2. Using economics as the justification for all of our practices. If you own a business or depend on something for your livelihood, chances are who know what makes sound economic sense. “Of course we treat our cows well or they wouldn’t produce for us,” probably doesn’t convey the right message to a non-farm consumer. Making more money and welfare of animals/environment doesn’t always go hand in hand.
  3. Assuming that you have to speak up in defense of all agricultural practices. Chances are you don’t have experience in all areas, you’ll get backed into a corner and lose all credibility. Also, not all practices are defensible. (Read more) Wait, why are we waiting to play defense? . . .

Resistance better than resilience – Jamie-Lee Oldfield:

DRY conditions have meant lower than usual worm egg counts in sheep throughout summer, but recent rainfall and warm temperatures could see a rapid rate of infection.

However, those producers focusing on resistance, rather than resilience, may be better off this season.

Veterinary Health Research lab manager Rad Nielsen said while the worm season will potentially be less severe than normal because of the drought, he has seen high counts in recent weeks, and producers should be cautious not to “get caught out”. . .

  “Agriculture, science …. And stuff like that”… A New Blog – Pasture to Profit:

“Agriculture,science and stuff like that” is a new blog created by AgResearch scientist Jill Walcroft as part of an action research project investigating the ins and outs of science communication with social media.

Worth exploring and discussing, especially science to do with land. I feel that sometimes science is not very accessible. So I’ve given myself a challenge, “can I present the stories in such a way that people’s eyes don’t glaze over after the first sentence”. I am also keen to understand the reasons scientists may or may not see social media as a good avenue for communicating their scientific findings, and to hopefully find ways of enabling scientists to uptake up these technologies with some confidence.

Summer shade for cool cows – Agriculture, science . . . and stuff like that:

A study investigating the impacts of shade on the wellbeing of cattle came up with some ‘cool’ stuff, really cool for the cattle that is.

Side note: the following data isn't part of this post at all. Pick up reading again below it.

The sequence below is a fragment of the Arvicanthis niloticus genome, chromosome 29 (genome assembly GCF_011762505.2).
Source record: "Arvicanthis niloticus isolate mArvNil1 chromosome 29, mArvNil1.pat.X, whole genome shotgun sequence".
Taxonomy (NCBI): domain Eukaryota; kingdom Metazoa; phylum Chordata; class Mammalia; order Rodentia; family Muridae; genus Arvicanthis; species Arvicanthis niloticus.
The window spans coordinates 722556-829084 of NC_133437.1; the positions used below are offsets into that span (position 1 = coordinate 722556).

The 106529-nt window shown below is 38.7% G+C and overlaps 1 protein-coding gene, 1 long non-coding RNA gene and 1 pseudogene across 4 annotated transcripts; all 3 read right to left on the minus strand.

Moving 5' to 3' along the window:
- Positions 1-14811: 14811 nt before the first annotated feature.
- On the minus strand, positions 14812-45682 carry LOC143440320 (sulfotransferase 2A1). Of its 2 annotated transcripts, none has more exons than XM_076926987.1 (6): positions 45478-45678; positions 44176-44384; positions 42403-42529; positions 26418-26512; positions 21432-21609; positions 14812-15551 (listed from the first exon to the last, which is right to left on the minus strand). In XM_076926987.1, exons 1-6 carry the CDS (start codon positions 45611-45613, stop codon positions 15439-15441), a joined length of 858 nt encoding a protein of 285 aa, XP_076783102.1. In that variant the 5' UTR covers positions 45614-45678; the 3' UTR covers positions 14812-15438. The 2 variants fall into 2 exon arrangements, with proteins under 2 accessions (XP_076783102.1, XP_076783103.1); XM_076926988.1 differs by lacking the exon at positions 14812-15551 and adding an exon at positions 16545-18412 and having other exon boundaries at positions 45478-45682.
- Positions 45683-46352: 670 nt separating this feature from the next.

AgResearch scientist, Keith Betteridge, started his science career at the Kaikohe Regional Station of DSIR Grasslands. When he arrived in the far north, he couldn’t understand why the land had not been cleared of trees and scrub. Conversely, when he returned to the Manawatu 12 years later, he could not understand why so many farmers had cut down nearly every tree on their farm. That shift in his perception about what makes an attractive and healthy landscape has sunk in deep and made the study he carried out recently seem very logical.

At a recent beef farmer discussion group an argument was put forward, that if cattle are under shade then they aren’t eating and therefore might be slower to fatten and this might lead to a loss of income. Since there was little science data to support or dispel this argument, AgResearch was asked to undertake a short experiment to provide some hard facts. . .


Rural round-up

August 7, 2013

Fonterra problem highlights danger of being a one-trick pony – Allan Barber:

It’s a change for the dairy industry to capture the negative agricultural headlines instead of the meat or kiwifruit sectors. Unfortunately for everybody in New Zealand the dairy industry has become such a critical and large part of our economy that the whey protein botulism scare has already caused, and will continue to cause, major concerns for our global dairy trade.

Only last week Fonterra was again the star of the economy with a $3 billion boost to farmers’ earnings because of a 50c lift in the payout. Yet this week the company’s very scale has been called into question. People are now asking whether Fonterra can survive its third health scare in five years.

Even if this is unnecessary scaremongering, another question which would have been unthinkable a week ago is being asked. Is Fonterra too big for the country or, to quote the Waikato Times, its gumboots? This ought to make those calling for one mega meat company hesitate for a moment, before they find that they are asking for something which may contain the seeds of its own destruction. . .